e :  \ initialize a variable named ":"
t :  \ prompt for integer input, storing the result in :
.    \ define a function named "." that will only return if : is 0 (the next 4 indented lines are part the function)
 d : \ decrement : if : is positive, else return immediately
 i : \ : must have been 1 to reach here and was just decremented, so increment back to 1
 p : \ print :, which we know is 1
 .   \ recursively call ., endlessly looping
.    \ call . initially
p :  \ if . terminated this line will finally be run, printing : which we know is 0
| improve this answer | |
\$\endgroup\$
2
\$\begingroup\$

BASTARD, 83 bytes

{{fi in 0{!b {= {t 0} ‘1’} {(o <> {{fi out ‘1’}{o}}){o}}{fi out ‘0’}}}}

Note: This language is not qualified. Mostly because I'm still designing it. I just wanted to test drive it against some puzzles.

Explanation:

fi in copies the input into the 0 place on the Variable Stack.

!b is a basic if statement to check if its a "1" or not.

If it is, we just use fi out to print our "0".

Otherwise, we define a new function called o that prints a "1", and then calls itself again.

| improve this answer | |
\$\endgroup\$
  • \$\begingroup\$ Welcome to Programming Puzzles and Code Golf Stack Exchange. This is a great first answer, +1. Your language looks interesting; once you've got enough reputation you could get help developing it on Chat. \$\endgroup\$ – wizzwizz4 Feb 19 '16 at 15:05
2
\$\begingroup\$

NTFJ, 27 bytes

:*:##~~~~~#@|########@|($~^

An online interpreter can be found here.

NTFJ is an esoteric programming language, made by user @ConorO'Brien, that is intended to be a Turing tarpit. It is stack-based, and pushes bits to the stack, which can be later coalesced to an 8-bit number.

  • The only pushable values are 0 with ~ and 1 with #.
  • The only manipulations possible to the actual values of the stack are to wrap eight bits into a byte with @, and to NAND with |.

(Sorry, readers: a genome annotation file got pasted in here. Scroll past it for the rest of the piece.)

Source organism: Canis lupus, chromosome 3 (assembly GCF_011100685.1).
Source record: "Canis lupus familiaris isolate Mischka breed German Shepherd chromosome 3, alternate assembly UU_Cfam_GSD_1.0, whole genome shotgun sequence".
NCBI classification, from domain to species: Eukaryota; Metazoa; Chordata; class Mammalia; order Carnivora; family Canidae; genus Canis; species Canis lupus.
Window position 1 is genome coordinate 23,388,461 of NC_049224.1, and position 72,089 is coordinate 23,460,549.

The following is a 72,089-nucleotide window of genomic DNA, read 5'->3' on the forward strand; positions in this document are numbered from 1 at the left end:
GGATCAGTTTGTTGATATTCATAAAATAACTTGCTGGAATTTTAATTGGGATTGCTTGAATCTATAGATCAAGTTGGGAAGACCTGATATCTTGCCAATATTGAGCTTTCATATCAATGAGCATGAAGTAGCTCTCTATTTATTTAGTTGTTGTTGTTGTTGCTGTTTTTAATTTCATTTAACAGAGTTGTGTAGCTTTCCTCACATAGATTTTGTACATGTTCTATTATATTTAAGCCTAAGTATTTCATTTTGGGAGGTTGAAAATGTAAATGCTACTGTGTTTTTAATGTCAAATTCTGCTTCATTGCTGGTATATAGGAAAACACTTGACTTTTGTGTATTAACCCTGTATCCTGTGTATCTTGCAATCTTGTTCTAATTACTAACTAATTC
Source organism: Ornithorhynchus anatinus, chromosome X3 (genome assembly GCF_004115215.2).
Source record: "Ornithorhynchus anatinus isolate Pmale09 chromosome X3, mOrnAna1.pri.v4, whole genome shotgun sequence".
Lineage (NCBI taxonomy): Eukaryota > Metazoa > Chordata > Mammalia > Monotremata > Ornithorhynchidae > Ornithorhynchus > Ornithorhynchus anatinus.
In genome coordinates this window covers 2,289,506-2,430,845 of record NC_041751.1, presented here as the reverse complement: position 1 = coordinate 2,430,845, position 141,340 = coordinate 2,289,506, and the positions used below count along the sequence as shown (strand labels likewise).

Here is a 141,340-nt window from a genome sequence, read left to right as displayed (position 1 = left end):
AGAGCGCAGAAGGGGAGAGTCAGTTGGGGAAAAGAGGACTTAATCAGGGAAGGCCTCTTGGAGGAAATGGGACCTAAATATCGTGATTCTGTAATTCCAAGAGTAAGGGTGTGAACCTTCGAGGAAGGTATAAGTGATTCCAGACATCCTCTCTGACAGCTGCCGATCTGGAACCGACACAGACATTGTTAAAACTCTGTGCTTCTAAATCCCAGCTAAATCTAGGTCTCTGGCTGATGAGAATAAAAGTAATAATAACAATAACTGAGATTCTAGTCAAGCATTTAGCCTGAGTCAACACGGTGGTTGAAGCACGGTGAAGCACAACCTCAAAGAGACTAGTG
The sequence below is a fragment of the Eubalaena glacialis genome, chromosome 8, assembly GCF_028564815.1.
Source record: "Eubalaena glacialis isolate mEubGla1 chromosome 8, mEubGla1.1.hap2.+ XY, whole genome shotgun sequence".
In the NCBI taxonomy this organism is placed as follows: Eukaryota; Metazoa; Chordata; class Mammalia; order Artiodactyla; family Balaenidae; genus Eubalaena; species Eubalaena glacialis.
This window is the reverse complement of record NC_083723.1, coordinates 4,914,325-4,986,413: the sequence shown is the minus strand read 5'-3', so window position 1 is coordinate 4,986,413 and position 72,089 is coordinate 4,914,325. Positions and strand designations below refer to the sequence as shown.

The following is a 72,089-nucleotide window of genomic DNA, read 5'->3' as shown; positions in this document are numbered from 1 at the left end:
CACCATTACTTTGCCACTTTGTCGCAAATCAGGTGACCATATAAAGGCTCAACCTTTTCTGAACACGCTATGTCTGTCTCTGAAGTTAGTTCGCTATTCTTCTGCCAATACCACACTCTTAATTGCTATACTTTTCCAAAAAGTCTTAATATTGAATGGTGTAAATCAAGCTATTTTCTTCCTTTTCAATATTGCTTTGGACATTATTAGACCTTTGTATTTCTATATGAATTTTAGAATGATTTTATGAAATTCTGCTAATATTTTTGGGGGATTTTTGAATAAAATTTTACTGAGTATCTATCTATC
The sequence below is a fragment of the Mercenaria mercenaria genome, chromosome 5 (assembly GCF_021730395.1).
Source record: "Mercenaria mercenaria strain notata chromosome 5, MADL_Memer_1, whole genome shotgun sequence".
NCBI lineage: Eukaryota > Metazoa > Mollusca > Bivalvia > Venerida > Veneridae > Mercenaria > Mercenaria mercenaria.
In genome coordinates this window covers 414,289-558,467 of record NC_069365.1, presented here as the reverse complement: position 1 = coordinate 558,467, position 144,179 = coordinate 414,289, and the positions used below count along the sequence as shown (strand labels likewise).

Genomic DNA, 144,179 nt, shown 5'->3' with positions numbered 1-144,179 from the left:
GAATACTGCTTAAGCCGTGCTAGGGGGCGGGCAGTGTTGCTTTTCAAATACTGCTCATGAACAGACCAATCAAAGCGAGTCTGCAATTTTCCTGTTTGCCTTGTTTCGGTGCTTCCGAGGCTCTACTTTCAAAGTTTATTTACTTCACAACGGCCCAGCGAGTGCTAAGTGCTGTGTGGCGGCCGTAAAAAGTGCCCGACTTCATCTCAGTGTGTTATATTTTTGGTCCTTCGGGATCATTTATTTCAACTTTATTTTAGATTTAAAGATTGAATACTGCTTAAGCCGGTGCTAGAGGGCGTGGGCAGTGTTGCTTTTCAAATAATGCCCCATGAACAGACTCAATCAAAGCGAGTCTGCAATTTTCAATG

• The only logic command is IF with (), but combined with JUMP ^, it can be used to create loops.

Thus, it's quite difficult to manipulate values to do your bidding.

How it works

                               Implicit input: byte 48 for 0 or 49 for 1.
:*:                            Duplicate the top item, pop/output, and duplicate again.
   ##~~~~~#@|                  Push 193 and perform NAND.
             ########@|        Push 255 and perform NAND.
                               These two operations change 48 to 0 and 49 to 1.
                       (       If the top item is not 0:
                        $       Pop the top item.
                         ~^     Push 0 and jump to that instruction.
                               This effectively creates a while loop that loops the entire program.
| improve this answer | |
\$\endgroup\$
  • \$\begingroup\$ I believe removing the last paren should still work. \$\endgroup\$ – Conor O'Brien Mar 2 '16 at 19:42
  • \$\begingroup\$ @CᴏɴᴏʀO'Bʀɪᴇɴ Thanks, it does! \$\endgroup\$ – ETHproductions Mar 15 '16 at 20:08
2
\$\begingroup\$

Beatnik, 26 bytes

J ZD ZD JA K ZZZZJ Z JJ MF

Try it online

An explanation

Words    Scores   Action
J        8        Get character value from input
ZD       12       Duplicate TOS
ZD       12       Duplicate TOS
JA       9        Output TOS character
K ZZZZJ  5 48     Push 48 (char 0) onto stack
z        10       Pop 2 from stack and subtract
JJ MF    16 (7)   If not zero skip back 7 words

Of course something like the following, while still not making sense, looks more like what you would expect for a Beatnik program.

Shall falsey determine truths? We **WithoutAWarningAboutMemoryUse** printed infinitely yeas!
| improve this answer | |
\$\endgroup\$
  • \$\begingroup\$ The last one mostly makes sense, except for He quackpizzled? :) \$\endgroup\$ – ETHproductions Mar 16 '16 at 22:50
  • \$\begingroup\$ @ETHproductions Yea, try to find a word that is SORTAWORDLIKEWITHABIGNUMBER and still fits gets difficult :) Will have a play and see what I can come up with. \$\endgroup\$ – MickyT Mar 16 '16 at 22:55
  • \$\begingroup\$ @ETHproductions That's a bit better now \$\endgroup\$ – MickyT Mar 16 '16 at 23:08
2
\$\begingroup\$

Lua, 56 52 Bytes

I know that this answer in 70 Bytes exists, but its author doesn't look like he's updating it when someone point out an improvement.

if io.read'*n'>0then::a::print"1"goto a end print"0"

Old 56 bytes solution

if io.read()=="1"then while""do print"1"end end print"0"

Nothing special here, just using the fact that "" evaluates to true to save a byte on the infinite loop. Parenthesis for functions parameters aren't mandatory when they only take a single string, which is not stored in a variable.

| improve this answer | |
\$\endgroup\$
2
\$\begingroup\$

Julia, 51 45 bytes

readline()>"0"?while 2>1 print(1)end:print(0)

Read a string from STDIN. If it's lexicographically larger than the string "0" then print 1 forever, otherwise print 0 and we're done.

Saved 6 bytes thanks to Sp3000!

| improve this answer | |
\$\endgroup\$
2
\$\begingroup\$

UGL, 6 bytes

il$o:o

Try it online!

How it works:

i       #stack.push(input)
 l  :   #while stack.peek():
  $     #    stack.dup()
   o    #    print(stack.pop())
      o #print(stack.pop())
| improve this answer | |
\$\endgroup\$
2
\$\begingroup\$

PowerShell, 24 bytes

'for(){1}'*"$args"+0|iex

Generate expression as string and pass it to Invoke-Expression (eval).